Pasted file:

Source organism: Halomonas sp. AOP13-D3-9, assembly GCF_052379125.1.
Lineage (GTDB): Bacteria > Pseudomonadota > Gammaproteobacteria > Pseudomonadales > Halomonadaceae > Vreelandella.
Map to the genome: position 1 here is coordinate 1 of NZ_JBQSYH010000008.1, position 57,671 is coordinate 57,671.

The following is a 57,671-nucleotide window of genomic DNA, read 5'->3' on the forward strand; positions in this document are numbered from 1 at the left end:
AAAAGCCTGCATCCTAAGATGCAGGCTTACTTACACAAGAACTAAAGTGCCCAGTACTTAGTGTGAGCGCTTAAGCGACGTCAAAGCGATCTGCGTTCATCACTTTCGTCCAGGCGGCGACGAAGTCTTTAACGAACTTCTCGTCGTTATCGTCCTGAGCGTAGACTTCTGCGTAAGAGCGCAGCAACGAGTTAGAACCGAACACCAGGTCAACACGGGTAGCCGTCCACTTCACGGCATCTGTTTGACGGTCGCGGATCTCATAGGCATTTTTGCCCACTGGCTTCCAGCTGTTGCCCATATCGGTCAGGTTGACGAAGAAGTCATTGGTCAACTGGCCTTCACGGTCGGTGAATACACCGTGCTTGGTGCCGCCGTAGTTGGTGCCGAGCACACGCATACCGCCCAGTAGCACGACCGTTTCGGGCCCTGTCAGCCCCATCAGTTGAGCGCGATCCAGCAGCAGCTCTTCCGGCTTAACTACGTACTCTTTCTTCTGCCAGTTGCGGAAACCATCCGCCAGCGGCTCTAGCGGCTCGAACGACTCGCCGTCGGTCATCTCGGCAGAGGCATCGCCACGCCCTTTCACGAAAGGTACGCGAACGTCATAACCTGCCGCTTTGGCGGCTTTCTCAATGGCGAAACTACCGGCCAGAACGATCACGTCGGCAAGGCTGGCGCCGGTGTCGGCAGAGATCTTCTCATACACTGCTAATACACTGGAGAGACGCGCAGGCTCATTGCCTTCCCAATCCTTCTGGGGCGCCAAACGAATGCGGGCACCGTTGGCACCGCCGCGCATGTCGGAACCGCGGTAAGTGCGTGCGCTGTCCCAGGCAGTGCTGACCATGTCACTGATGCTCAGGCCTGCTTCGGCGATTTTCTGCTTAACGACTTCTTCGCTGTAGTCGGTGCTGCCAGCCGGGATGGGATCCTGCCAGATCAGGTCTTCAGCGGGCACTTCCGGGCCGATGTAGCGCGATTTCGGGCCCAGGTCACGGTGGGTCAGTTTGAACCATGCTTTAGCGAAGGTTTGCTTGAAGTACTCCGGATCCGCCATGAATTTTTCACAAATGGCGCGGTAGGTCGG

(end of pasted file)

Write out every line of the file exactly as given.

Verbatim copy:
Source organism: Halomonas sp. AOP13-D3-9, assembly GCF_052379125.1.
Lineage (GTDB): Bacteria > Pseudomonadota > Gammaproteobacteria > Pseudomonadales > Halomonadaceae > Vreelandella.
Map to the genome: position 1 here is coordinate 1 of NZ_JBQSYH010000008.1, position 57,671 is coordinate 57,671.

The following is a 57,671-nucleotide window of genomic DNA, read 5'->3' on the forward strand; positions in this document are numbered from 1 at the left end:
AAAAGCCTGCATCCTAAGATGCAGGCTTACTTACACAAGAACTAAAGTGCCCAGTACTTAGTGTGAGCGCTTAAGCGACGTCAAAGCGATCTGCGTTCATCACTTTCGTCCAGGCGGCGACGAAGTCTTTAACGAACTTCTCGTCGTTATCGTCCTGAGCGTAGACTTCTGCGTAAGAGCGCAGCAACGAGTTAGAACCGAACACCAGGTCAACACGGGTAGCCGTCCACTTCACGGCATCTGTTTGACGGTCGCGGATCTCATAGGCATTTTTGCCCACTGGCTTCCAGCTGTTGCCCATATCGGTCAGGTTGACGAAGAAGTCATTGGTCAACTGGCCTTCACGGTCGGTGAATACACCGTGCTTGGTGCCGCCGTAGTTGGTGCCGAGCACACGCATACCGCCCAGTAGCACGACCGTTTCGGGCCCTGTCAGCCCCATCAGTTGAGCGCGATCCAGCAGCAGCTCTTCCGGCTTAACTACGTACTCTTTCTTCTGCCAGTTGCGGAAACCATCCGCCAGCGGCTCTAGCGGCTCGAACGACTCGCCGTCGGTCATCTCGGCAGAGGCATCGCCACGCCCTTTCACGAAAGGTACGCGAACGTCATAACCTGCCGCTTTGGCGGCTTTCTCAATGGCGAAACTACCGGCCAGAACGATCACGTCGGCAAGGCTGGCGCCGGTGTCGGCAGAGATCTTCTCATACACTGCTAATACACTGGAGAGACGCGCAGGCTCATTGCCTTCCCAATCCTTCTGGGGCGCCAAACGAATGCGGGCACCGTTGGCACCGCCGCGCATGTCGGAACCGCGGTAAGTGCGTGCGCTGTCCCAGGCAGTGCTGACCATGTCACTGATGCTCAGGCCTGCTTCGGCGATTTTCTGCTTAACGACTTCTTCGCTGTAGTCGGTGCTGCCAGCCGGGATGGGATCCTGCCAGATCAGGTCTTCAGCGGGCACTTCCGGGCCGATGTAGCGCGATTTCGGGCCCAGGTCACGGTGGGTCAGTTTGAACCATGCTTTAGCGAAGGTTTGCTTGAAGTACTCCGGATCCGCCATGAATTTTTCACAAATGGCGCGGTAGGTCGG